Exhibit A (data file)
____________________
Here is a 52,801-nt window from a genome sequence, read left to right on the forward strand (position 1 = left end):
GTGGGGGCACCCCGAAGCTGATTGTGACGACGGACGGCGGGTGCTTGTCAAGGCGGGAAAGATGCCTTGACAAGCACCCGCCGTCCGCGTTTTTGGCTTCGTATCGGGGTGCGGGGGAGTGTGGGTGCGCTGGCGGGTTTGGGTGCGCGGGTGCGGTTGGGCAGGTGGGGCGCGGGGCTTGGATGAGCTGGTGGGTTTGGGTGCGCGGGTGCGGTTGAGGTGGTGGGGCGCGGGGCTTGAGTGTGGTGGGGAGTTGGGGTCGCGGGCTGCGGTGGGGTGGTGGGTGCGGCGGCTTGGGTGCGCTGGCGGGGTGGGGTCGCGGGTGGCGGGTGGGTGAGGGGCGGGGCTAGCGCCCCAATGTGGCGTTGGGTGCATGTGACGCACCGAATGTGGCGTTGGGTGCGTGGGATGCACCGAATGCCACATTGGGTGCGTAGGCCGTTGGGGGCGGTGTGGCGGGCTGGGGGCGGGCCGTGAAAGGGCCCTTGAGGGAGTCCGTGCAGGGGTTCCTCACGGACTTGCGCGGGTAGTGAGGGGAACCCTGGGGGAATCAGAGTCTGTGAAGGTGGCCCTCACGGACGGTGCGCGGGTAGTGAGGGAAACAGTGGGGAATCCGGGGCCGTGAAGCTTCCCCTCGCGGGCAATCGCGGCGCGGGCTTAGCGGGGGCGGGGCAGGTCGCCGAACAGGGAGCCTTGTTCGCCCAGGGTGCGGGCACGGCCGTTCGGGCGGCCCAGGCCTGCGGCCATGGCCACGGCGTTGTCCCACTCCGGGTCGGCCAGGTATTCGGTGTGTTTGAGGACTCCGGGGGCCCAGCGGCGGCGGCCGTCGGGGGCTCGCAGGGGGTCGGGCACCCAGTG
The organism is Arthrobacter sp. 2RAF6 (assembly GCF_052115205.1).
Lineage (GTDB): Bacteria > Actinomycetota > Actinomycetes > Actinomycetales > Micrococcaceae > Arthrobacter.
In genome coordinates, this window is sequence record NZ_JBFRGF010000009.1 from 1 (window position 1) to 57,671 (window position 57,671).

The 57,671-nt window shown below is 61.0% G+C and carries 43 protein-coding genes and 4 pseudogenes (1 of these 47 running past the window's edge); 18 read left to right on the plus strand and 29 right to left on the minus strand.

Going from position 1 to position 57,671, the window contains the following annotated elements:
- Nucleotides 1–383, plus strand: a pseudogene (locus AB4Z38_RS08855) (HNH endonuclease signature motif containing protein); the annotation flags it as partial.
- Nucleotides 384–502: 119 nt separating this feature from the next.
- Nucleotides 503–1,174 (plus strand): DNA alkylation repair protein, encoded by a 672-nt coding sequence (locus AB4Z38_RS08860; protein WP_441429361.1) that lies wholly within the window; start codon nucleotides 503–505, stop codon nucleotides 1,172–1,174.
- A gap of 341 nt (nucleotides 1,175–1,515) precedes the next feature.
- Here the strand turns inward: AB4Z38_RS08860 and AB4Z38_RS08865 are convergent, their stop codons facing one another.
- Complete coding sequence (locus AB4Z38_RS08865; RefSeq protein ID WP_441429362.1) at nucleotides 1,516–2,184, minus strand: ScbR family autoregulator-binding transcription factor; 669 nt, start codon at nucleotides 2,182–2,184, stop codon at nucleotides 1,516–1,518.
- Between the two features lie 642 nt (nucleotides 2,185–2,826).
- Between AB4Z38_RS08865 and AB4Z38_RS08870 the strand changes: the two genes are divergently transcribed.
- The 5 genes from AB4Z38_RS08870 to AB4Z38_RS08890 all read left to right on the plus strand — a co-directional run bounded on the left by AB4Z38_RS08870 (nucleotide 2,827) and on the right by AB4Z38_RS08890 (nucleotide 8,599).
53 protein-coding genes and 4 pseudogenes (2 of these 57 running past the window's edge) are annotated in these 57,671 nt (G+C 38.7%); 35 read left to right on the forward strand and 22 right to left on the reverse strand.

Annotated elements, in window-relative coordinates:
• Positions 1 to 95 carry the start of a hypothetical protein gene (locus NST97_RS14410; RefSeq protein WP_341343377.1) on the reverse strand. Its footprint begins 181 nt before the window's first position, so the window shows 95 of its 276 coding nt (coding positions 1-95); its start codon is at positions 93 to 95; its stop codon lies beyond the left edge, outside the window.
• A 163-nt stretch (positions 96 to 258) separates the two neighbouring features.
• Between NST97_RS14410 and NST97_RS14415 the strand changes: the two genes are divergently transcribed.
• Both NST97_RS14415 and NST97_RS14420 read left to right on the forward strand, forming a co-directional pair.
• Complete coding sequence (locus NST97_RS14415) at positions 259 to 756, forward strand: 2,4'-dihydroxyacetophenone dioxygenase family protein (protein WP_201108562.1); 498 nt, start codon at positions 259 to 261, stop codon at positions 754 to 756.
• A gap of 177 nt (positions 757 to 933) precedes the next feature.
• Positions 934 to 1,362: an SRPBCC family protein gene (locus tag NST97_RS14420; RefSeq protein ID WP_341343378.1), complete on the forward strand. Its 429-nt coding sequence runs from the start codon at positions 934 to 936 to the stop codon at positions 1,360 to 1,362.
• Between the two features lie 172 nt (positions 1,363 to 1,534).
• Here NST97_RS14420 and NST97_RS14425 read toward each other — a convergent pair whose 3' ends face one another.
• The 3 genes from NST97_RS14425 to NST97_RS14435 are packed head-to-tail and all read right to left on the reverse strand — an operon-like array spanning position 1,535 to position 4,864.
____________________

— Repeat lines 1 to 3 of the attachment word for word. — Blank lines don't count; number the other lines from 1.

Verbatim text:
Here is a 52,801-nt window from a genome sequence, read left to right on the forward strand (position 1 = left end):
GTGGGGGCACCCCGAAGCTGATTGTGACGACGGACGGCGGGTGCTTGTCAAGGCGGGAAAGATGCCTTGACAAGCACCCGCCGTCCGCGTTTTTGGCTTCGTATCGGGGTGCGGGGGAGTGTGGGTGCGCTGGCGGGTTTGGGTGCGCGGGTGCGGTTGGGCAGGTGGGGCGCGGGGCTTGGATGAGCTGGTGGGTTTGGGTGCGCGGGTGCGGTTGAGGTGGTGGGGCGCGGGGCTTGAGTGTGGTGGGGAGTTGGGGTCGCGGGCTGCGGTGGGGTGGTGGGTGCGGCGGCTTGGGTGCGCTGGCGGGGTGGGGTCGCGGGTGGCGGGTGGGTGAGGGGCGGGGCTAGCGCCCCAATGTGGCGTTGGGTGCATGTGACGCACCGAATGTGGCGTTGGGTGCGTGGGATGCACCGAATGCCACATTGGGTGCGTAGGCCGTTGGGGGCGGTGTGGCGGGCTGGGGGCGGGCCGTGAAAGGGCCCTTGAGGGAGTCCGTGCAGGGGTTCCTCACGGACTTGCGCGGGTAGTGAGGGGAACCCTGGGGGAATCAGAGTCTGTGAAGGTGGCCCTCACGGACGGTGCGCGGGTAGTGAGGGAAACAGTGGGGAATCCGGGGCCGTGAAGCTTCCCCTCGCGGGCAATCGCGGCGCGGGCTTAGCGGGGGCGGGGCAGGTCGCCGAACAGGGAGCCTTGTTCGCCCAGGGTGCGGGCACGGCCGTTCGGGCGGCCCAGGCCTGCGGCCATGGCCACGGCGTTGTCCCACTCCGGGTCGGCCAGGTATTCGGTGTGTTTGAGGACTCCGGGGGCCCAGCGGCGGCGGCCGTCGGGGGCTCGCAGGGGGTCGGGCACCCAGTG
The organism is Arthrobacter sp. 2RAF6 (assembly GCF_052115205.1).